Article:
China Goes Green: Coercive Environmentalism for a Troubled Planet
What does it mean for the future of the planet when one of the world's most durable authoritarian governance systems pursues "ecological civilization"? Despite its staggering pollution and colossal appetite for resources, China exemplifies a model of state-led environmentalism which concentrates decisive political, economic, and epistemic power under centralized leadership. On the face of it, China seems to embody hope for a radical new approach to environmental governance.
In their thought-provoking 2020 book, Yifei Li and Judith Shapiro probe the concrete mechanisms of China's coercive environmentalism to show how "going green" helps the state to further other agendas such as citizen surveillance and geopolitical influence. Through top-down initiatives, regulations, and campaigns to mitigate pollution and environmental degradation, the Chinese authorities also promote control over the behavior of individuals and enterprises, pacification of borderlands, and expansion of Chinese power and influence along the Belt and Road and even into the global commons. Given the limited time that remains to mitigate climate change and protect millions of species from extinction, we need to consider whether a green authoritarianism can show us the way.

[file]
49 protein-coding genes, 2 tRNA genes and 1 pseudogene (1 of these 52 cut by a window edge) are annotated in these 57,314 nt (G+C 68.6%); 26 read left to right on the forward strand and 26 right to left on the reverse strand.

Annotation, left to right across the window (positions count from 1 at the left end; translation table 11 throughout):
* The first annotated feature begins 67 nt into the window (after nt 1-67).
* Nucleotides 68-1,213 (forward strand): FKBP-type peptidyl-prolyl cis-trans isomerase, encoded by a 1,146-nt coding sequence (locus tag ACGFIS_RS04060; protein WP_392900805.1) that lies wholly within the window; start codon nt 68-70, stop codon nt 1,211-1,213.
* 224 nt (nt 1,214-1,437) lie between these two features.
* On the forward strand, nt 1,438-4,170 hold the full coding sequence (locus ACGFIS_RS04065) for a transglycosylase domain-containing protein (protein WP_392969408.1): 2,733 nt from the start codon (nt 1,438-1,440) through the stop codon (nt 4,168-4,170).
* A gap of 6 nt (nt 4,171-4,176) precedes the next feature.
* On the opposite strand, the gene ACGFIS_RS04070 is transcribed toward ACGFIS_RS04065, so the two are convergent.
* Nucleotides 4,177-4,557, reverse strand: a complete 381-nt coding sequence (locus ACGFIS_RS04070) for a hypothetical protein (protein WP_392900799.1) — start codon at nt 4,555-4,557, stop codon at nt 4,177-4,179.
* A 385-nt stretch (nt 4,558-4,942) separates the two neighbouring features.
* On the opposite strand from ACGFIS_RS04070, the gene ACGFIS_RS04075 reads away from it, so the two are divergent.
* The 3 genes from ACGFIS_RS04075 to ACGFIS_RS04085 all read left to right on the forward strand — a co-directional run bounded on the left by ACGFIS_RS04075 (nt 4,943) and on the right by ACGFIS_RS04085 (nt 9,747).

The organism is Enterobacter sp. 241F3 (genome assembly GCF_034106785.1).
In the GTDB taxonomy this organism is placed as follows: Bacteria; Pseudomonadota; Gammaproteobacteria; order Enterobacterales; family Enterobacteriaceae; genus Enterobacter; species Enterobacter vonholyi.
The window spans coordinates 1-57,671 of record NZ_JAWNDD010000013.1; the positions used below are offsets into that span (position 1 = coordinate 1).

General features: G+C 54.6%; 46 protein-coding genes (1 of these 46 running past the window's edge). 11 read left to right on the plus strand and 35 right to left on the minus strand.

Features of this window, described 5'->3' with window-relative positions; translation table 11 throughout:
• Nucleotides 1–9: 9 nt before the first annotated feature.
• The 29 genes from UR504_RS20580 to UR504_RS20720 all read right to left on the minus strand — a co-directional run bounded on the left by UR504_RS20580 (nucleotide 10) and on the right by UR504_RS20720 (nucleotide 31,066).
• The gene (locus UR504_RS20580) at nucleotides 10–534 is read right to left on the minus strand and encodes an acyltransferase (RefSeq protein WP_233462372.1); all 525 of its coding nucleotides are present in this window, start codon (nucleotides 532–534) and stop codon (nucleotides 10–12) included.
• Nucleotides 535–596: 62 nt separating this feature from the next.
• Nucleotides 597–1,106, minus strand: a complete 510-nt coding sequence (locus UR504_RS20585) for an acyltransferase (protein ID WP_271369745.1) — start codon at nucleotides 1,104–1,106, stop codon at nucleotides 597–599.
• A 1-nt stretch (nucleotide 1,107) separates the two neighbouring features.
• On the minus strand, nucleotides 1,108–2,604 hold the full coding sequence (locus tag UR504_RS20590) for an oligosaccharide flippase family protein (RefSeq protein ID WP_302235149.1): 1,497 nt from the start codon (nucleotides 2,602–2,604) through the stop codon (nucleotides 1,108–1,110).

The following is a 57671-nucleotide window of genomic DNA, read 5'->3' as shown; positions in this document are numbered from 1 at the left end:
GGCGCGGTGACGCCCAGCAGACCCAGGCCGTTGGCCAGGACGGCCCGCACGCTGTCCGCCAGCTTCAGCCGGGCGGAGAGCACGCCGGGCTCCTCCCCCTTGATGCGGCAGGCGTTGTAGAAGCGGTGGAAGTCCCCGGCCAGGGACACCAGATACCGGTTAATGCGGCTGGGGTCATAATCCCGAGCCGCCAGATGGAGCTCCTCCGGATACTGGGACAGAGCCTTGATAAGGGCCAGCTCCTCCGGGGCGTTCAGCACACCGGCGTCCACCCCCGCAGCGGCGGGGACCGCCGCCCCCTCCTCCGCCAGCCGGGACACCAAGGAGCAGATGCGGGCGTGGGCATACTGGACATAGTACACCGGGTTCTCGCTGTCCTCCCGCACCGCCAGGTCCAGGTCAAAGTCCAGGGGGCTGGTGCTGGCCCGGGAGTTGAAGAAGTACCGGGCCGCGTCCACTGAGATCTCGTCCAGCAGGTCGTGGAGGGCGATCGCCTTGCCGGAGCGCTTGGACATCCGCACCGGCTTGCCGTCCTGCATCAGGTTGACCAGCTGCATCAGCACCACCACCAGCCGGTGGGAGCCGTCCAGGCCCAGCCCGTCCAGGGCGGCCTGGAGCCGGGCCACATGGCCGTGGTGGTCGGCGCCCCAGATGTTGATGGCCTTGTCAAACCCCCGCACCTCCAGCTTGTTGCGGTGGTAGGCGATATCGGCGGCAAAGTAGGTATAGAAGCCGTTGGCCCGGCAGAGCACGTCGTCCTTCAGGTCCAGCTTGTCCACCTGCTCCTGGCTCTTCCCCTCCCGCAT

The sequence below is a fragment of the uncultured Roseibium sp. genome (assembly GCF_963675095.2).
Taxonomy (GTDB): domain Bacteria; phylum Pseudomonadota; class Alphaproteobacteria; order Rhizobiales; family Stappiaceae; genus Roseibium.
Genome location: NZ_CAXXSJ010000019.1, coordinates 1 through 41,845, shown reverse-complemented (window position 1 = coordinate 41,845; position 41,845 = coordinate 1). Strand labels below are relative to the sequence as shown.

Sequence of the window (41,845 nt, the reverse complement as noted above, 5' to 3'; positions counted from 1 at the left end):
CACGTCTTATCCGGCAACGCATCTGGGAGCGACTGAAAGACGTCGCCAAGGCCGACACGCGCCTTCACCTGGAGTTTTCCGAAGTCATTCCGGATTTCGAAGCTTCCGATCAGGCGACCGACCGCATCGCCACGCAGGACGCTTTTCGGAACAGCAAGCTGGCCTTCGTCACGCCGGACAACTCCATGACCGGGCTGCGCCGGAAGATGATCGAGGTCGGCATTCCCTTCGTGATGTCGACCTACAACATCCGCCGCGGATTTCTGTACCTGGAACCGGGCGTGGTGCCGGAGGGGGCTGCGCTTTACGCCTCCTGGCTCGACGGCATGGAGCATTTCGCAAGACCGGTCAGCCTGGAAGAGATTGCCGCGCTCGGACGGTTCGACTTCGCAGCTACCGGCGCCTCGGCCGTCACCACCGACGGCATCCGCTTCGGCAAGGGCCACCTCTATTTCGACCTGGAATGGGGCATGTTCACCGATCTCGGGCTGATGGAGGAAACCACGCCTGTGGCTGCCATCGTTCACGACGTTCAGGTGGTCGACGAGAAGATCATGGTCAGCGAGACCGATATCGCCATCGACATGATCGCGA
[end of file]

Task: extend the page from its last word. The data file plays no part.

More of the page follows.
About the speakers:
Yifei Li is Assistant Professor of Environmental Studies at NYU Shanghai and Global Network Assistant Professor at NYU. In the 2021-22 academic year, he is also a China-US Scholars Program (CUSP) fellow at the Institute of International Education. His research concerns the macro-level implications of Chinese environmental governance for state-society relations, marginalized populations, and global ecological sustainability, as well as the micro-level bureaucratic processes of China's state interventions into the environmental realm.
Judith Shapiro is Director of the Masters in Natural Resources and Sustainable Development for the School of International Service at American University and Chair of the Global Environmental Politics program. She was one of the first Americans to live in China after U.S.-China relations were normalized in 1979, and taught English at the Hunan Teachers' College in Changsha, China.